Today (Saturday) We will make some minor tuning adjustments to MySQL.

You may experience 2 up to 10 seconds "glitch time" when we restart MySQL. We expect to make these adjustments around 1AM Eastern Daylight Saving Time (EDT) US.

Linux and UNIX Man Pages

Linux & Unix Commands - Search Man Pages

FreeBSD 11.0 - man page for pkg (freebsd section 7)

PKG(7)						       BSD Miscellaneous Information Manual						    PKG(7)

pkg -- a utility for manipulating packages
pkg <command> pkg add [-f] <pkg.txz> pkg -N pkg bootstrap [-f]
pkg is the package management tool. It is used to manage local packages installed from ports(7) and install/upgrade packages from remote repositories. To avoid backwards incompatibility issues, the actual pkg(8) tool is not installed in the base system. The first time invoked, pkg will bootstrap the real pkg(8) from a remote repository. pkg <command> If pkg(8) is not installed yet, it will be fetched, have its signature verified, installed, and then have the original command forwarded to it. If already installed, the command requested will be forwarded to the real pkg(8). pkg add [-f] <pkg.txz> Install pkg(8) from a local package instead of fetching from remote. If a pkg.txz.sig file exists and signature checking is enabled, then the signature will be verified before installing the package. If the -f flag is specified, then pkg(8) will be installed regardless if it is already installed. pkg -N Do not bootstrap, just determine if pkg(8) is actually installed or not. Returns 0 and the number of packages installed if it is, otherwise 1. pkg bootstrap [-f] Attempt to bootstrap and do not forward anything to pkg(8) after it is installed. If the -f flag is specified, then pkg(8) will be fetched and installed regardless if it is already installed.
Configuration varies in whether it is in a repository configuration file or the global configuration file. Repository configuration can be stored in /etc/pkg/FreeBSD.conf in the following format: FreeBSD: { url: "pkg+${ABI}/latest", mirror_type: "srv", signature_type: "none", fingerprints: "/usr/share/keys/pkg", enabled: yes } url Refer to PACKAGESITE in ENVIRONMENT mirror_type Refer to MIRROR_TYPE in ENVIRONMENT signature_type Refer to SIGNATURE_TYPE in ENVIRONMENT fingerprints Refer to FINGERPRINTS in ENVIRONMENT enabled Defines whether this repository should be used or not. Valid values are yes, true, 1, no, false, 0. Global configuration can be stored in /usr/local/etc/pkg.conf in the following format: PACKAGESITE: "pkg+${ABI}/latest", MIRROR_TYPE: "srv", SIGNATURE_TYPE: "none", FINGERPRINTS: "/usr/share/keys/pkg", ASSUME_ALWAYS_YES: "yes" REPOS_DIR: ["/etc/pkg", "/usr/local/etc/pkg/repos"] Reference ENVIRONMENT for each variable.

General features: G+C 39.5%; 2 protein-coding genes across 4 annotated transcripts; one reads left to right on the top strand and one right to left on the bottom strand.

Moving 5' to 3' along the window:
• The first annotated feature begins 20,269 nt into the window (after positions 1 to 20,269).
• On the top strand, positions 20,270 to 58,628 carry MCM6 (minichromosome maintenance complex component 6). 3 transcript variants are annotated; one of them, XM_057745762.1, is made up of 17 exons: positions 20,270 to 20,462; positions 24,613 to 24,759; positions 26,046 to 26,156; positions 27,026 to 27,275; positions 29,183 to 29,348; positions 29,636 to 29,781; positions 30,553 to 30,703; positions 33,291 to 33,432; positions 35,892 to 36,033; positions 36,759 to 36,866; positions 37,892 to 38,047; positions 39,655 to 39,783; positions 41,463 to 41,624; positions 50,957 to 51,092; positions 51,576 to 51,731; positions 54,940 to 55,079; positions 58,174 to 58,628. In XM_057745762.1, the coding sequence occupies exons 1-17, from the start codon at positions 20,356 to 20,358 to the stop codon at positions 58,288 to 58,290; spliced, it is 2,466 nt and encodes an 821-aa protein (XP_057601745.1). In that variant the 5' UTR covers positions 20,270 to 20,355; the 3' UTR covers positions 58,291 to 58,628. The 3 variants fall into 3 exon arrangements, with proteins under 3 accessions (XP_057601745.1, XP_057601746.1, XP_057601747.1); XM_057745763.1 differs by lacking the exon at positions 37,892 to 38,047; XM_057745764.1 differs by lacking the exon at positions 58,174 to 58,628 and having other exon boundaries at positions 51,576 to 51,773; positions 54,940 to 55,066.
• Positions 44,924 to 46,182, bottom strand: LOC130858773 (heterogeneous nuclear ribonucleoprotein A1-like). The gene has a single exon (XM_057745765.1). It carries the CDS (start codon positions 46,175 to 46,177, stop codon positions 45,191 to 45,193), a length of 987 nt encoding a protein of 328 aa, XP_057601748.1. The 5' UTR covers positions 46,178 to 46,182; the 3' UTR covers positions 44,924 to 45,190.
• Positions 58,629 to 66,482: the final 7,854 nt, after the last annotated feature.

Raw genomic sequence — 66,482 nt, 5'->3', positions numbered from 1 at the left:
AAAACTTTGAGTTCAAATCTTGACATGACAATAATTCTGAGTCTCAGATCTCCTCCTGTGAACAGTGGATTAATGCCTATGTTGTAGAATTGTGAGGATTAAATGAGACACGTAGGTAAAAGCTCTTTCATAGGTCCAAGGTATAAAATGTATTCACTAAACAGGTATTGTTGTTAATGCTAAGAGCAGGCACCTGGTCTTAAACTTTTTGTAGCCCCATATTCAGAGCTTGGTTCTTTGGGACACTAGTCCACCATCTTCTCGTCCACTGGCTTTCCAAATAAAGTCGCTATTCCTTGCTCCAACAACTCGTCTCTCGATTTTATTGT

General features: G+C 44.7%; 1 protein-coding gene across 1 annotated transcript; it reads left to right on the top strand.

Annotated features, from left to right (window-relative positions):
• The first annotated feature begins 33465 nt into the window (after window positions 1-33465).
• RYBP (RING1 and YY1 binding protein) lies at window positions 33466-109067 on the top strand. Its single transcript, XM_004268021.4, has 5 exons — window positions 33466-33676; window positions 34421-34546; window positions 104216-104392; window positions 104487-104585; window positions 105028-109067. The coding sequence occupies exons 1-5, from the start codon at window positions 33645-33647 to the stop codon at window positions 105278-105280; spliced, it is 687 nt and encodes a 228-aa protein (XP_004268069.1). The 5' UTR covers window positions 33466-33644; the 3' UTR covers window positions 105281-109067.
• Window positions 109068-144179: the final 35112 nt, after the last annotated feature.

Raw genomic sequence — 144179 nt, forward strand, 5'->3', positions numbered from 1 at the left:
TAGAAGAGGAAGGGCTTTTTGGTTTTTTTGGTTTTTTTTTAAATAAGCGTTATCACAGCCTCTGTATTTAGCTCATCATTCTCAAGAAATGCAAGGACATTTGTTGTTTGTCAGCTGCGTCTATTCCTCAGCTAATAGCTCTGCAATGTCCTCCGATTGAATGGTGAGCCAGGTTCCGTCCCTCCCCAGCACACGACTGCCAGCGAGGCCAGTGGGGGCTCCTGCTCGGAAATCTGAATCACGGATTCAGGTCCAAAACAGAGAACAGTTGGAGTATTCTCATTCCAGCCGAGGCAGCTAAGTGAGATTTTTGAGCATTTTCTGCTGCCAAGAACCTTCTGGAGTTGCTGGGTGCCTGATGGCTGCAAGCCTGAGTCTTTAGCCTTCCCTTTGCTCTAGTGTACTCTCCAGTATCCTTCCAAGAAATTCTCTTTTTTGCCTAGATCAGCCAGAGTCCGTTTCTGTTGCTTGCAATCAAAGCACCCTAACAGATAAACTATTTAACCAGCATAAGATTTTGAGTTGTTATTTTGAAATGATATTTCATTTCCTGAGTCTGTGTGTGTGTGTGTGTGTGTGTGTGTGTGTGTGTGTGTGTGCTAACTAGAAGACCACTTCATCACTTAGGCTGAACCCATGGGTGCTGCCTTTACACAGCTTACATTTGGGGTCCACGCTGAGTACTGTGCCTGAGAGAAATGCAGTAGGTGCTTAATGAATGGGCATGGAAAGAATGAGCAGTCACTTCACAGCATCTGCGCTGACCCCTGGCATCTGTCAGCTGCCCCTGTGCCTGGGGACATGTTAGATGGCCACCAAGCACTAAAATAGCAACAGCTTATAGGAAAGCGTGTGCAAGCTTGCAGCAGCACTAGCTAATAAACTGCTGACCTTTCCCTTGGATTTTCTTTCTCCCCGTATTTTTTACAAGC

The following environment variables can be set to override the settings from the pkg.conf file used. MIRROR_TYPE This defines which mirror type should be used. Valid values are SRV, HTTP, NONE. ABI This defines the ABI for the package to be installed. Default ABI is determined from /bin/sh. ASSUME_ALWAYS_YES If set, no confirmation will be asked when bootstrapping pkg(8). SIGNATURE_TYPE If set to FINGERPRINTS then a signature will be required and validated against known certificate fingerprints when boot- strapping pkg(8). FINGERPRINTS If SIGNATURE_TYPE is set to FINGERPRINTS this value should be set to the directory path where known fingerprints are located. PACKAGESITE The URL that pkg(8) and other packages will be fetched from. REPOS_DIR Comma-separated list of directories that should be searched for repository configuration files.
Configuration is read from the files in the listed order. This path can be changed by setting REPOS_DIR. The last enabled repository is the one used for bootstrapping pkg(8). /usr/local/etc/pkg.conf /etc/pkg/FreeBSD.conf /usr/local/etc/pkg/repos/*.conf
Some examples are listed here. The full list of available commands are available in pkg(8) once it is bootstrapped. Search for a package: $ pkg search perl Install a package: % pkg install perl List installed packages: $ pkg info Upgrade from remote repository: % pkg upgrade List non-automatic packages: $ pkg query -e '%a = 0' %o List automatic packages: $ pkg query -e '%a = 1' %o Delete an installed package: % pkg delete perl Remove unneeded dependencies: % pkg autoremove Change a package from automatic to non-automatic, which will prevent autoremove from removing it: % pkg set -A 0 perl Change a package from non-automatic to automatic, which will make autoremove allow it be removed once nothing depends on it: % pkg set -A 1 perl Create package file from an installed package: % pkg create -o /usr/ports/packages/All perl Determine which package installed a file: $ pkg which /usr/local/bin/perl Audit installed packages for security advisories: $ pkg audit Check installed packages for checksum mismatches: # pkg check -s -a Check for missing dependencies: # pkg check -d -a
ports(7), pkg(8)
The pkg command first appeared in FreeBSD 9.1. It became the default package tool in FreeBSD 10.0, replacing the pkg_install suite of tools pkg_add(1), pkg_info(1) and pkg_create(1).
December 12, 2013 BSD

Featured Tech Videos